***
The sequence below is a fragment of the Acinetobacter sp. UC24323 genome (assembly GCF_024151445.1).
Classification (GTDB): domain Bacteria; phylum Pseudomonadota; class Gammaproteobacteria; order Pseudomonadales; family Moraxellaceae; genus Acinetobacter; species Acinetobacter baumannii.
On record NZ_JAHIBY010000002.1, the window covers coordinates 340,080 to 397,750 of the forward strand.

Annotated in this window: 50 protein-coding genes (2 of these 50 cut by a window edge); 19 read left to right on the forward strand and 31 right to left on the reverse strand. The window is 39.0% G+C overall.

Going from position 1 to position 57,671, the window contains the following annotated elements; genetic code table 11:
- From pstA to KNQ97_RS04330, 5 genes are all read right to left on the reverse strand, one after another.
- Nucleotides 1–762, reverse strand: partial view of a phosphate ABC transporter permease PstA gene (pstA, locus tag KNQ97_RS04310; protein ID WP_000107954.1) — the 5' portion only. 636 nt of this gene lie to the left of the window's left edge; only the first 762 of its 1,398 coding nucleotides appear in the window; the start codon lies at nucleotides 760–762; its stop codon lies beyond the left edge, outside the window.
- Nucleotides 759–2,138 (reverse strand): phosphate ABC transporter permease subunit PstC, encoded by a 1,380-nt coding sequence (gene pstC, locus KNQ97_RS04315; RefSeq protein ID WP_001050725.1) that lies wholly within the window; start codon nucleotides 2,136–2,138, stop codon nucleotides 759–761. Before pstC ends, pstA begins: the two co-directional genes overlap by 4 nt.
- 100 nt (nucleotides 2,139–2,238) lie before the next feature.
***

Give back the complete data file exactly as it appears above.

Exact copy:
The sequence below is a fragment of the Acinetobacter sp. UC24323 genome (assembly GCF_024151445.1).
Classification (GTDB): domain Bacteria; phylum Pseudomonadota; class Gammaproteobacteria; order Pseudomonadales; family Moraxellaceae; genus Acinetobacter; species Acinetobacter baumannii.
On record NZ_JAHIBY010000002.1, the window covers coordinates 340,080 to 397,750 of the forward strand.

Annotated in this window: 50 protein-coding genes (2 of these 50 cut by a window edge); 19 read left to right on the forward strand and 31 right to left on the reverse strand. The window is 39.0% G+C overall.

Going from position 1 to position 57,671, the window contains the following annotated elements; genetic code table 11:
- From pstA to KNQ97_RS04330, 5 genes are all read right to left on the reverse strand, one after another.
- Nucleotides 1–762, reverse strand: partial view of a phosphate ABC transporter permease PstA gene (pstA, locus tag KNQ97_RS04310; protein ID WP_000107954.1) — the 5' portion only. 636 nt of this gene lie to the left of the window's left edge; only the first 762 of its 1,398 coding nucleotides appear in the window; the start codon lies at nucleotides 760–762; its stop codon lies beyond the left edge, outside the window.
- Nucleotides 759–2,138 (reverse strand): phosphate ABC transporter permease subunit PstC, encoded by a 1,380-nt coding sequence (gene pstC, locus KNQ97_RS04315; RefSeq protein ID WP_001050725.1) that lies wholly within the window; start codon nucleotides 2,136–2,138, stop codon nucleotides 759–761. Before pstC ends, pstA begins: the two co-directional genes overlap by 4 nt.
- 100 nt (nucleotides 2,139–2,238) lie before the next feature.